Leading longevity and demographic change think-tank, the International Longevity Centre-UK (ILC-UK) today announces a new initiative to provide a focus for all stakeholders in the care funding advice pathway to ensure that care self-funders have access to regulated financial advice about meeting their care costs.
New legislation will encourage better joined-up working between the social care sector and other key stakeholders, including central and local government, financial advisers, care providers, and firms offering financial services products. For the system to work smoothly, this community will need to work seamlessly together.
Baroness Sally Greengross said: “This is our chance. The decisions made by Government between now and 2016 will determine the adequacy and sustainability of social care for many years. It is vital we get both the broad direction and the detail right if we are to deliver a much needed transformation in the care system.
Between now and April 2016, the Care and Support Bill will result in radical changes to the care system and the way care is paid for. The period immediately ahead is therefore a crucial time of preparation to squeeze every last drop of benefit out of the new system. With money so tight everywhere, nothing less will do.
I’m delighted to announce that Nick Kirwan will be joining us to lead this important piece of work.”
Nick Kirwan, Director of the ILC-UK care funding advice network said: “I’m thrilled to be joining the ILC-UK to lead this work with stakeholders and government to support the development of this new legislation. The ILC-UK is perfectly placed to do that. Our top priority will be to ensure that the legislation provides a guided pathway for self-funders that leads to regulated financial advice. The average self-funder pays around £150,000 for their care over 4 years and yet currently only a tiny proportion currently get regulated financial advice. This is something we must put right, and now we have the ideal opportunity to do it.”
Noreen Siba, Managing Director of the ILC-UK said: “We’re looking to bring together a strong community of organisations involved in the care funding debate and we’re delighted that a number of firms have already agreed to help us fund this important piece of work, showing that there is a clear need to take advantage of this once in a generation reform of the system. I’d like to take the opportunity to thank them for their commitment and support and would welcome other interested organisations who would like to join us”.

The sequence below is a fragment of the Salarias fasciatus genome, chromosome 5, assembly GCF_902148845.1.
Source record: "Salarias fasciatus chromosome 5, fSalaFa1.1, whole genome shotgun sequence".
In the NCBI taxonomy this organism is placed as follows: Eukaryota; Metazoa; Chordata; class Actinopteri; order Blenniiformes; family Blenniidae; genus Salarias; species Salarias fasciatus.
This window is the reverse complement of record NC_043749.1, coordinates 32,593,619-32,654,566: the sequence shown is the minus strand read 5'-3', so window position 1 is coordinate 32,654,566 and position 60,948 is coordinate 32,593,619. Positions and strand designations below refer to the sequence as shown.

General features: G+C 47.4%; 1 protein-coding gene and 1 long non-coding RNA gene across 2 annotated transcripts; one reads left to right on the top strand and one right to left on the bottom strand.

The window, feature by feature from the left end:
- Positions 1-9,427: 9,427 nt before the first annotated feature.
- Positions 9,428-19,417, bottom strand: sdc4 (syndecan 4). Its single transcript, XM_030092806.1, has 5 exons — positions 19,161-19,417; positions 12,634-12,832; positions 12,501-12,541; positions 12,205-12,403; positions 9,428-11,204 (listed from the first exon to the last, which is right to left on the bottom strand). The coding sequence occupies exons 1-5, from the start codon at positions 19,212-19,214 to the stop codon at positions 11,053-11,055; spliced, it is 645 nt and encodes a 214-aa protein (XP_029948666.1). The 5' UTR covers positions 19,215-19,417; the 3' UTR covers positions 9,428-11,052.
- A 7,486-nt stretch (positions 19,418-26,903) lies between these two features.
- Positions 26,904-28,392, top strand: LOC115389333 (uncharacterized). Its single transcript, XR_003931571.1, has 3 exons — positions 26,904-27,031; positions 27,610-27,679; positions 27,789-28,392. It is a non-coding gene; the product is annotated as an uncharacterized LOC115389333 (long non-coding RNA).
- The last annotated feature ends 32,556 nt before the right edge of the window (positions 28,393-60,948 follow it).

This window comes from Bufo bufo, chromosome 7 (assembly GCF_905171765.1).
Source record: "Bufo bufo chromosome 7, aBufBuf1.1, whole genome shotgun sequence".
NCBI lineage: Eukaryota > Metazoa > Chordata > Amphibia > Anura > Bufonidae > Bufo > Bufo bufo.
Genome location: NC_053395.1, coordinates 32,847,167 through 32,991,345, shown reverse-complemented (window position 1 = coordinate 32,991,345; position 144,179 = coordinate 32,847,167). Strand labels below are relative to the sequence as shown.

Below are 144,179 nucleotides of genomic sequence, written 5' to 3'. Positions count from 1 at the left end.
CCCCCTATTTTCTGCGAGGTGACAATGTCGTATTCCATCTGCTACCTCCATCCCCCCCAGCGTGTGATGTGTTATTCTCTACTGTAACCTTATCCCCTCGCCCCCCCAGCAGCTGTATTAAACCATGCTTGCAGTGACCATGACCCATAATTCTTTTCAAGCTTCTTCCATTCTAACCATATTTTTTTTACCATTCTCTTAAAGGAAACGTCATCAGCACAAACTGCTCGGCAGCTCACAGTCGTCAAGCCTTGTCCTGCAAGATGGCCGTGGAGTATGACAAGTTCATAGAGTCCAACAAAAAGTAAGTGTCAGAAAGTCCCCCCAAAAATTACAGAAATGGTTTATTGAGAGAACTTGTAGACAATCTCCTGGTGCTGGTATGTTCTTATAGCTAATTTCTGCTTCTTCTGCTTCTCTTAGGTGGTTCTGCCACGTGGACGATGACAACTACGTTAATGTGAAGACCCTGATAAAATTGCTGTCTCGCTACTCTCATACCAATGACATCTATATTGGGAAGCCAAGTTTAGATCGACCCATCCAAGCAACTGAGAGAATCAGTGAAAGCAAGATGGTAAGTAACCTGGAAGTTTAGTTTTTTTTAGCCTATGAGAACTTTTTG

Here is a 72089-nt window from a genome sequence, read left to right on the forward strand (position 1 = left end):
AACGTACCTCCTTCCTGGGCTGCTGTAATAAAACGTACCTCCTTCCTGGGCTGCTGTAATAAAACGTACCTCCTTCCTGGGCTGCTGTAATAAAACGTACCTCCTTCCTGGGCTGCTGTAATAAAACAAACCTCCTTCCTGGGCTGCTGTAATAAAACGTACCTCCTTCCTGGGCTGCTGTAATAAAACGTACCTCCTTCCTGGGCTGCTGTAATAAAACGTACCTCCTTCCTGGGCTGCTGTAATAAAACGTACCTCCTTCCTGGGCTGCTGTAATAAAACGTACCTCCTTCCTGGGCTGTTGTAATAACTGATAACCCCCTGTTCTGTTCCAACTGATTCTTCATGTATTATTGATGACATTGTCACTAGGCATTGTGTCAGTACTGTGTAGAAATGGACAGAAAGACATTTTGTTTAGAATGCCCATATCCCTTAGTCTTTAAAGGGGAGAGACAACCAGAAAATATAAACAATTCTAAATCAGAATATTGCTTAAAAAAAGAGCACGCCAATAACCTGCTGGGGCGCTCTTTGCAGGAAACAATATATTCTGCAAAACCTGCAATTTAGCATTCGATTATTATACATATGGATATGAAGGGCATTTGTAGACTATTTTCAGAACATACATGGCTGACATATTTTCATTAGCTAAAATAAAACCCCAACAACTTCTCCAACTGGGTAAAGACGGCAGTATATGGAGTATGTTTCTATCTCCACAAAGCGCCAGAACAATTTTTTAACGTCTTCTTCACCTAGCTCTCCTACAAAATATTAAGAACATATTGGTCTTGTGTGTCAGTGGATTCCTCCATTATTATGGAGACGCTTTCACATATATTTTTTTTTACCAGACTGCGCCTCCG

The ILC-UK has been working on care funding policy since 2007. Over recent years we have sought to bring together industry, the care sector, academics and policy makers to ensure that reform is both sustainable and meets the needs of today’s and tomorrow’s recipients of care.
Nick Kirwan and Baroness Greengross are available for interview. Please contact Jessica Watson at the ILC-UK on 020703400440 or 07531164886.
Date :26 March 2013
Charities will flourish or wither at hands of ‘super boomers’— New paper from the Commission on Voluntary Sector & Ageing.
Date :15 August 2014
We are now looking for a Research Fellow with excellent writing skills and a strong passion for policy to join our busy and expanding team.
Date :12 August 2014
SOS 2020 is a major new programme of work led by ILC-UK which will raise awareness of the need to adapt our economy and society to the big strategic challenges posed by an ageing population.
Date :08 August 2014
97% of the fall in annuity rates down to increased longevity and low investment returns
Many lifetime annuities offer fair value for money according to new research by Jonquil Lowe of the True Potential Centre for the Public Understanding of Finance at The Open University Business School.
Date :25 July 2014
Future generations of pensioners face a bleak future unless Government addresses the long term challenges of working age poverty, argues the International Longevity Centre – UK (ILC-UK).
Date :17 July 2014
A Provocation launched today explores potential savings to the state if we were able to intervene successfully on the risk factors that cause dementia- these include physical activity, smoking, obesity and depression.
Date :14 July 2014